Become a TFP Supporter Pool Math Forum Rules Pool School
Results 1 to 9 of 9

Thread: Salt Eating Concrete?

  1. Back To Top    #1

    Salt Eating Concrete?

    Hello all!
    I've noticed today, after 2 years of a SWG, that my concrete is starting to deteriorate. There is a flower bed by one of the waterfalls that has displayed a high concentration of salt (visible salt crystals on the surface), now the concrete is crumbling. Just wanted to see if anyone had a similar issue and what the culprit was. I have long thought there to be a leak from the waterfall but re-grout the fixture last summer.
    Thanks!

  2. Back To Top    #2
    Patrick_B's Avatar
    Join Date
    Jun 2011
    Location
    Midland TX
    Posts
    15,001

    Re: Salt Eating Concrete?

    Welcome to TFP!
    Salt damages Concrete, and unfortunately a lot of people learn that the hard way. You might do a search here for salt damage and concrete/stone sealers.
    TFP Moderator
    Essential Links:
    ABC's Of Pool Chemistry, Test Kits, SLAM Your Pool
    28K Gal IG FreeForm, CLI Quartz, Pentair 36"SF & VS Pump, Dolphin M5, Rheem

  3. Back To Top    #3
    Melt In The Sun's Avatar
    Join Date
    Oct 2009
    Location
    Tucson, AZ
    Posts
    3,899

    Re: Salt Eating Concrete?

    You said it's on a flower bed, right? It's possible that has nothing to do with salt, but is cause by water from the flowers seeping through the concrete. Any chance of a picture?
    11,200 gal, Pebble-Tec; Tristar 2-speed 1hp - Swimclear 325 ft2 cart - SWG - A & A in-floor cleaner - Heat pump. For the poolside cooking, a Yoder Wichita and a Big Steel Keg!
    TF Test Kits -- PoolMath -- Pool School
    Make each day your masterpiece. - John Wooden

  4. Back To Top    #4

    Re: Salt Eating Concrete?

    Here are some pictures of the damage. If I use a concrete sealer will I have to seal all the way underground also?






  5. Back To Top    #5

    Join Date
    Apr 2007
    Location
    Ft Lauderdale, Florida
    Posts
    1,455

    Re: Salt Eating Concrete?

    Is there any reason you can think of for the pool water to only be at those areas of degradation? Unless there's pool water leaking out and running off the sidewalk at those specific areas, it does not seem to be from pool water. It may also be possible for your ground (soil) to have a high salt concentration and can have a damaging effect from the bottom up.
    Sean Assam - Sean@teamhorner.com
    National Accounts and Commercial Products Manager
    AquaCal Heat Pumps www.aquacal.com
    AutoPilot Salt Chlorine Generators www.autopilot.com

  6. Back To Top    #6
    Melt In The Sun's Avatar
    Join Date
    Oct 2009
    Location
    Tucson, AZ
    Posts
    3,899

    Re: Salt Eating Concrete?

    To have that much salt left behind, that's a LOT of evaporated pool water. How hard is your tap water in Fresno? Is that spot regularly inundated with pool water?
    11,200 gal, Pebble-Tec; Tristar 2-speed 1hp - Swimclear 325 ft2 cart - SWG - A & A in-floor cleaner - Heat pump. For the poolside cooking, a Yoder Wichita and a Big Steel Keg!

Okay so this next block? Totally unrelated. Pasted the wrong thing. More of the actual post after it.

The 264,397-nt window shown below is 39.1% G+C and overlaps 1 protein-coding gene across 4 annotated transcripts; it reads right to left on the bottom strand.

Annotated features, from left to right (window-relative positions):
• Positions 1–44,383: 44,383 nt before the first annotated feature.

TF Test Kits -- PoolMath -- Pool School
    Make each day your masterpiece. - John Wooden

  7. Back To Top    #7

    Re: Salt Eating Concrete?

    Okay, so when I first assumed this pool the waterfall leaked through the rocks so bad that this area would flood with inches of water whenever they ran. I converted the pool to salt and sealed the cracks with grout; problem fixed, no more flooding (Summer 2012). This area has not flooded like before the fix. Although there is no more flooding, this area remains moist most of the time. Could be from the sprinklers, could be the pool either from an unfixed waterfall leak or actual pool leak.
    The water here is not that hard compared to LA or other parts of California. I do have a water softener but to my knowledge the autofill is on the bypass lines.
    Speaking to the volume of salt that is in the ground, I believe this to be way excessive. I had taken a water sample to the local pool store and they had stated, on two occasions, that the salt level was around 2000ppm. My original salt content, about a year ago, was almost 4500ppm. To me that is an amazing amount of salt consumption (his interpretation) or loss in my mind. To return the salt to the 4500ppm I added 200 kg of salt (425 kg was my original load in). The other concerning part was that my CYA was around 40, down from 90. My understanding is that you can only lose CYA from actual water removal, not evaporation.
    I've tried the bucket test but can't really seam to tell a significant difference.
    I'm really stressed about the concrete because it is all stamped concrete and quite pricey to fix/replace and my sago palm is ******.

  8. Back To Top    #8
    Patrick_B's Avatar
    Join Date
    Jun 2011
    Location
    Midland TX
    Posts
    15,001

    Re: Salt Eating Concrete?

    I assumed from you first post that you knew this was pool water puddling or collecting somewhere causing the damage. In either case, I can tell you that salt water and stamped concrete are not generally a good idea.
    TFP Moderator
    Essential Links:
    ABC's Of Pool Chemistry, Test Kits, SLAM Your Pool
    28K Gal IG FreeForm, CLI Quartz, Pentair 36"SF & VS Pump, Dolphin M5, Rheem

  9. Back To Top    #9
    Charlie_R's Avatar
    Join Date
    May 2013
    Location
    Mexico, MO
    Posts
    2,156

    Re: Salt Eating Concrete?

    When you did the bucket test, did you turn OFF the autofill?
    15'x48" 4500 gallon Intex pool, buried 1.5 ft. Pac-Fab Dynamo 3/4 hp pump. Hayward S180T sand filter, bought used. Taylor K-2006 test kit. Rocket mass heater based wood fired pool heater.

Posting Permissions

  • You may not post new threads
  • You may not post replies
  • You may not post attachments
  • You may not edit your posts
  •